In fact, when I see this same discussion played out among various atheists and Christians, I very rarely see an atheist provide any solid basis for his views on morality. He is always eager to prove he is not a monster (who wouldn’t be?), but rarely forthcoming with an explanation of why he shouldn’t be.

Most atheists grew up and continue to live in Christian or (supposedly) post-Christian societies.  When they reference their knee-jerk moral reactions, they give little thought to the history and underpinnings of the ethical culture they live in. I would suggest that most of the morality they feel flows directly from their hearts actually flows from over a thousand years of repentance, grace, and hard preaching they took in with their mother’s milk.

Today there are very few societies untouched by the Gospel, and most of us would not be eager to claim them as fine examples of moral rectitude. This only gets more true the deeper into history and the farther from the Gospel you look. Which is not to say that the moment you remove Christ we revert to cavemen beating each other over the head with sticks, but there is a reason Christian societies prospered and spread while others died out. Solid morality makes for solid societies.

So, to recap: atheists can be nice, but they can’t tell us why we should be nice. Standards require a standard-maker, something atheists refuse to believe in. I hope this gave you something to chew on. Good night, and God bless.

Whedon, Nolan, House, and Hope for the World

This past year or so I’ve been up to my neck in Joss Whedon. Firefly, Buffy, Angel, Avengers, references to Dr. Horrible’s Sing-Along Blog. Must be the company I keep. After a while, you start to notice patterns in a guy’s work, start to work out what he believes about the world.

Hanging out with the same folks that got me into Whedon, I’ve also watched a lot of Christopher Nolan. He is a far better writer and director, with films like Inception, the Batman Trilogy, Memento, and the Prestige under his belt. I began to notice as well that while he takes himself far more seriously than Whedon, they hold certain things in common.

By now it’s obvious that I’m going somewhere with this, and I’ll just show you my hand. When I watched the House series finally, the theme clicked into place across that series and both bodies of work. All of them take a certain view of death, the meaning of life, and how we are to live in response to it.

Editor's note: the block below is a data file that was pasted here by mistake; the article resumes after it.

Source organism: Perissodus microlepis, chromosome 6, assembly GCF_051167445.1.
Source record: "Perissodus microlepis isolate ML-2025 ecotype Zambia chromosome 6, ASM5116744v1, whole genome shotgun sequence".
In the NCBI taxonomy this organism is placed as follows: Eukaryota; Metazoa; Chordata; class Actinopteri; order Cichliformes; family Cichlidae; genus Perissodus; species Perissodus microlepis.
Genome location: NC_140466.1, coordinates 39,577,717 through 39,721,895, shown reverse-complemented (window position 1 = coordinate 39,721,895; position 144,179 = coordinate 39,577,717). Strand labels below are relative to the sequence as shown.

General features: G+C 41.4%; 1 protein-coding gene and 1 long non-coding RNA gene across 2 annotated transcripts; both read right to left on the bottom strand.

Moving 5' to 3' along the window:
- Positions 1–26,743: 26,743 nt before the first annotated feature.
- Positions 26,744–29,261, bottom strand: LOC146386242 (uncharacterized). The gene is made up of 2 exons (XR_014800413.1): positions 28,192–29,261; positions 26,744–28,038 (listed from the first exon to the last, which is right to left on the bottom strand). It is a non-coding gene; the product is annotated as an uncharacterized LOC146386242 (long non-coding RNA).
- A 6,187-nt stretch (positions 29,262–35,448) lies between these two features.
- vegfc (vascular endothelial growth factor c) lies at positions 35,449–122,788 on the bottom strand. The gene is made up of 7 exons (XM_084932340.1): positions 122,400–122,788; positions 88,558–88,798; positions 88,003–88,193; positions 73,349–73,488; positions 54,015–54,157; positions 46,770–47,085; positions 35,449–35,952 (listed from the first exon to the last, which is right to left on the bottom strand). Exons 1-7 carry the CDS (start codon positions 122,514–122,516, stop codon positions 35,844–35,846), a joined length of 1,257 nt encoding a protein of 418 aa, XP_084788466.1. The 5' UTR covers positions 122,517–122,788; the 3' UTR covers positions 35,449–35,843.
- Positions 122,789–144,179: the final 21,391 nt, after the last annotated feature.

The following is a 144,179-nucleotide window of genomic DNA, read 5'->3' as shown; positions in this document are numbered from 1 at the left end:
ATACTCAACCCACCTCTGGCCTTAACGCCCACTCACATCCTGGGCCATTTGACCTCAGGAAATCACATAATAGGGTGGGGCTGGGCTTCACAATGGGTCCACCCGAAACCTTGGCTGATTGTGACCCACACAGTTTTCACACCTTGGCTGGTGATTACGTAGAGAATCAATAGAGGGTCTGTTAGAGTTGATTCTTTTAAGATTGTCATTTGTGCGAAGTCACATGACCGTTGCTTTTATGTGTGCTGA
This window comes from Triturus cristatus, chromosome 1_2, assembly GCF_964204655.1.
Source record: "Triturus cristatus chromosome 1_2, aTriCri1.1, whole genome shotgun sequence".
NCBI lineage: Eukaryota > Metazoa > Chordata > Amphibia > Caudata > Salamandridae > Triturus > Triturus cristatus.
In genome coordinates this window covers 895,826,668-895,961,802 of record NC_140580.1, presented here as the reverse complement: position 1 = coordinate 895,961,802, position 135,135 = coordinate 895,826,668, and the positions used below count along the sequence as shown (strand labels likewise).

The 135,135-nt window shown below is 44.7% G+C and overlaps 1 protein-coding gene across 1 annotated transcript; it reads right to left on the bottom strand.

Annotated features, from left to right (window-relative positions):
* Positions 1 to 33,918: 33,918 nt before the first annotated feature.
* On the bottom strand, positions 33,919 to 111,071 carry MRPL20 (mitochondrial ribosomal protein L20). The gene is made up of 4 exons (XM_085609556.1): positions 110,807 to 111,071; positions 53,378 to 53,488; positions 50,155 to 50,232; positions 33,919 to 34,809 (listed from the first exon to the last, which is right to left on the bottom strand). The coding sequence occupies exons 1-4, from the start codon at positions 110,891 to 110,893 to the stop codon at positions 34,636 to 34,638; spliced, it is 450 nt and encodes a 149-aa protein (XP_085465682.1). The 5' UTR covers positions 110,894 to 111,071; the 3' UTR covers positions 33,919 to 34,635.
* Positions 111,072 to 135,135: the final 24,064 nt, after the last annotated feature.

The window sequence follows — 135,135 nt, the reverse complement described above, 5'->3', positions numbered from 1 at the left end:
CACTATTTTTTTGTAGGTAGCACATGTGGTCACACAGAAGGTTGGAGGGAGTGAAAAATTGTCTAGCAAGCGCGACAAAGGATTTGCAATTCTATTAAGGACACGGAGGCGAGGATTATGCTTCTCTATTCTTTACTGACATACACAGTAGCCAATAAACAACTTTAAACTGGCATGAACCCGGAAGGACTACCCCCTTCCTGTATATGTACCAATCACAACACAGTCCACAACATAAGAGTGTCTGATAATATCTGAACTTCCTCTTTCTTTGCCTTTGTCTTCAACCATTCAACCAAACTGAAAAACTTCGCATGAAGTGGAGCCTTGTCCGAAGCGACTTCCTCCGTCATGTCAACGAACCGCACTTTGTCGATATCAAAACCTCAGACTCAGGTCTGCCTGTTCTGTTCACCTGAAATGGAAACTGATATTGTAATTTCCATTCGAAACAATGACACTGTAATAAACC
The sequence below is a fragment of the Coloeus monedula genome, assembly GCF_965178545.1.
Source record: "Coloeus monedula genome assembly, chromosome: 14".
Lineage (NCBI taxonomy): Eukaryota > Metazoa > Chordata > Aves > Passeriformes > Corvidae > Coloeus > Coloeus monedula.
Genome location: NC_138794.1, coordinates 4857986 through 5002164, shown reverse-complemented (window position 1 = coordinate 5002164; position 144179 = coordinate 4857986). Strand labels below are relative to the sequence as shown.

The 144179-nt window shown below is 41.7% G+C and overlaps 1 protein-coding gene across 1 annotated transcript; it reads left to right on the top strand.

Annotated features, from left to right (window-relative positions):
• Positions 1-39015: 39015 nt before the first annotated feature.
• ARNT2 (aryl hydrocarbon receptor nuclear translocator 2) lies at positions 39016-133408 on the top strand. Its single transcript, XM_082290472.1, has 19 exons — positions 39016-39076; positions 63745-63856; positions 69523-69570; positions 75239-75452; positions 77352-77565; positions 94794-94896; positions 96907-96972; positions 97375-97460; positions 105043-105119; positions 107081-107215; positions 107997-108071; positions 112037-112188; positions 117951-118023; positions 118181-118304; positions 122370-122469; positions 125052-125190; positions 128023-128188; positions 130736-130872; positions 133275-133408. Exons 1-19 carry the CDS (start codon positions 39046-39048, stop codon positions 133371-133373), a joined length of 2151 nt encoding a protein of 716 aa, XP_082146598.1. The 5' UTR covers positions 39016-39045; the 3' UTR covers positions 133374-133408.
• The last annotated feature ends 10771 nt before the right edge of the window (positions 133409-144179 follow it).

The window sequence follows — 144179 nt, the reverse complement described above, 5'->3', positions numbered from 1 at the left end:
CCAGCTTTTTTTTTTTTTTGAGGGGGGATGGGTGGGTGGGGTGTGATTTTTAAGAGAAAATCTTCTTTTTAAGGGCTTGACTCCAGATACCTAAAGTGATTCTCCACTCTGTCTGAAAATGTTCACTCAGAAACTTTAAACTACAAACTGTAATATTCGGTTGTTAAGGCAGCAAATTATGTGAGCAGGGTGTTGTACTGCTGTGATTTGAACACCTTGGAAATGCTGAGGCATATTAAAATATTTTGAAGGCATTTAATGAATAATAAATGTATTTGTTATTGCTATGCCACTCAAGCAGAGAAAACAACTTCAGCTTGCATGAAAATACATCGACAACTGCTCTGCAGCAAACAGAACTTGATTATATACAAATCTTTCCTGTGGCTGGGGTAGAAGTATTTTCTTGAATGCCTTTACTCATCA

House has always struggled with death, firmly believing that there is nothing after. Life, he believes, is meaningless and ends in meaninglessness. We’re just, as the now aging adage attests, ugly bags of mostly water. In the final episode this is brought into startling clarity. But his response is interesting: he keeps on living. In every episode, from the first to the very last, we are told never to give up. Objectively, life may have no purpose, but it’s still worth living, still worth giving a little bit of our own purpose.

To keep it short, we’ll stick with Whedon’s Buffyverse. In both Buffy and in Angel we are told, pretty explicitly, that this world is hell. Buffy knows that in contrast with the peace of death, life is not worth living. Angel has seen that there’s a little bit of hell in every person, some amount of darkness that they infect the world with. We’re trapped in a world of pain and darkness. But Whedon is one step above House, and a bit more theatrical. He insists not merely on keeping on living, but on fighting the evil, again and again, with every apocalypse, even if there is no final victory. And he expects his heroes, and heroines, to do so in epic style.